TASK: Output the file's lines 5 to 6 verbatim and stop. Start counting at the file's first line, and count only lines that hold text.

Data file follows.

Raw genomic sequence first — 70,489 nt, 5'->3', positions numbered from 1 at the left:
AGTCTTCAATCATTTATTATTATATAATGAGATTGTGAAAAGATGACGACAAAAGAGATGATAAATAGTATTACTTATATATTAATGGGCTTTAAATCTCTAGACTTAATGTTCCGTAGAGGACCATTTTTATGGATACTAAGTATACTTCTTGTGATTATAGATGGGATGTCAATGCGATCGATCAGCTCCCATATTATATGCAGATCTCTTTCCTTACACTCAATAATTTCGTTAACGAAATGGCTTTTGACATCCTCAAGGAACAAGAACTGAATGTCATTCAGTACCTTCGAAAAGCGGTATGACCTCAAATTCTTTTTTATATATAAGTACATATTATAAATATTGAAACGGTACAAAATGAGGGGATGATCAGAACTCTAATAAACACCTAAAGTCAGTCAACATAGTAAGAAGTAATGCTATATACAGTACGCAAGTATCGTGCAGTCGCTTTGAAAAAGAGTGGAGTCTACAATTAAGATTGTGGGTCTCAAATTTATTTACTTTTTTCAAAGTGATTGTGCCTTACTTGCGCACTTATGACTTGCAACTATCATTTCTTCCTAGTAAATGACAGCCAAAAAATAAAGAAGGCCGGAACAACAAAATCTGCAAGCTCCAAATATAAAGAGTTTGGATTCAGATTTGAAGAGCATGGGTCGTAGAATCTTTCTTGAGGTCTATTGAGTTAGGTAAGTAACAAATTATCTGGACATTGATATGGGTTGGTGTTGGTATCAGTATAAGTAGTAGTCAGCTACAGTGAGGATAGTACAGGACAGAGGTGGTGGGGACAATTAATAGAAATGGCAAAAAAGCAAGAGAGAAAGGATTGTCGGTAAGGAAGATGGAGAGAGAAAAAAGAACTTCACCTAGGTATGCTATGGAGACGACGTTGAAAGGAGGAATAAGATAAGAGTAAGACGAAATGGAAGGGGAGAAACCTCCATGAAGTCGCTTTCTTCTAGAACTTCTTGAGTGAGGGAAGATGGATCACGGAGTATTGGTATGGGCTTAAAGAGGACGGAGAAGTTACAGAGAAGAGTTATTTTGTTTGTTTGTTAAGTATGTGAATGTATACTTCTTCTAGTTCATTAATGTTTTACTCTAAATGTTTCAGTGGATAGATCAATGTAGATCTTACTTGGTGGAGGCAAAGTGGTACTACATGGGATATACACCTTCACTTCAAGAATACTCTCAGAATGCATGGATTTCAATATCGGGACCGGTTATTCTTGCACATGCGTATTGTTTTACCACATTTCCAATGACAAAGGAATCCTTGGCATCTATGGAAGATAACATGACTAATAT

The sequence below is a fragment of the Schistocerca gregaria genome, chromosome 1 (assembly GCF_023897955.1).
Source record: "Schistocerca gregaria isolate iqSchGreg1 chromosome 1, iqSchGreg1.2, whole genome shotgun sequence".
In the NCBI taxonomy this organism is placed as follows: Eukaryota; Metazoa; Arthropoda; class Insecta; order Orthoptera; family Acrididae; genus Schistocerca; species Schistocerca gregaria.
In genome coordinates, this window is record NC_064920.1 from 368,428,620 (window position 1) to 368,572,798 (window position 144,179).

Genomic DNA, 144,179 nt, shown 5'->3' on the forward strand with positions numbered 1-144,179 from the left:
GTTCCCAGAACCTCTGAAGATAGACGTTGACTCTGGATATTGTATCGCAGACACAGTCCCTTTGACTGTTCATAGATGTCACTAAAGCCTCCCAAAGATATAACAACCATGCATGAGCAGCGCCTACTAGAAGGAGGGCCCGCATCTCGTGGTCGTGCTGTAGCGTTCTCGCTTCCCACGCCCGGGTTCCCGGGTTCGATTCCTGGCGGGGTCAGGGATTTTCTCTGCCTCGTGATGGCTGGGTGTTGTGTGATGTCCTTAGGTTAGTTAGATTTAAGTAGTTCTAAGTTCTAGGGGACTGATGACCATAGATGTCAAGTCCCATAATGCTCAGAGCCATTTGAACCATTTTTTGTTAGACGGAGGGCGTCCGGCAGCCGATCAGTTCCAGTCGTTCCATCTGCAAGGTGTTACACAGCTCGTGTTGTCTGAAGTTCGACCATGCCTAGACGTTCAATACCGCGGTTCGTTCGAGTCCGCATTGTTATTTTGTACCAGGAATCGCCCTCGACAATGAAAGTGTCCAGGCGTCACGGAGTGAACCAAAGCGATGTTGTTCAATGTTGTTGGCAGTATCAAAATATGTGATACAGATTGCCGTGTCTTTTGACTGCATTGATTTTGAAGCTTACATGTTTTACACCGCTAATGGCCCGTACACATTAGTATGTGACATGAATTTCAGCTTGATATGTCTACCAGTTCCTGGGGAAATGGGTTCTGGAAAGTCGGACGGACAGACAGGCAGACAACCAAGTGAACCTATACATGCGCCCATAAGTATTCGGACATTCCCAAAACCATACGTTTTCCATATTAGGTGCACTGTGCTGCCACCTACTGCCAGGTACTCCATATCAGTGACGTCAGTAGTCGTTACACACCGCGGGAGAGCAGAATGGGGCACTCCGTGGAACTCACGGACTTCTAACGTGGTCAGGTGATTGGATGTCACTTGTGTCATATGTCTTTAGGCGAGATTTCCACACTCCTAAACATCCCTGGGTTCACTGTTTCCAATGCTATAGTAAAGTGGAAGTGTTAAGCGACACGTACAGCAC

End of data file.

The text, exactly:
In the NCBI taxonomy this organism is placed as follows: Eukaryota; Metazoa; Arthropoda; class Insecta; order Orthoptera; family Acrididae; genus Schistocerca; species Schistocerca gregaria.
In genome coordinates, this window is record NC_064920.1 from 368,428,620 (window position 1) to 368,572,798 (window position 144,179).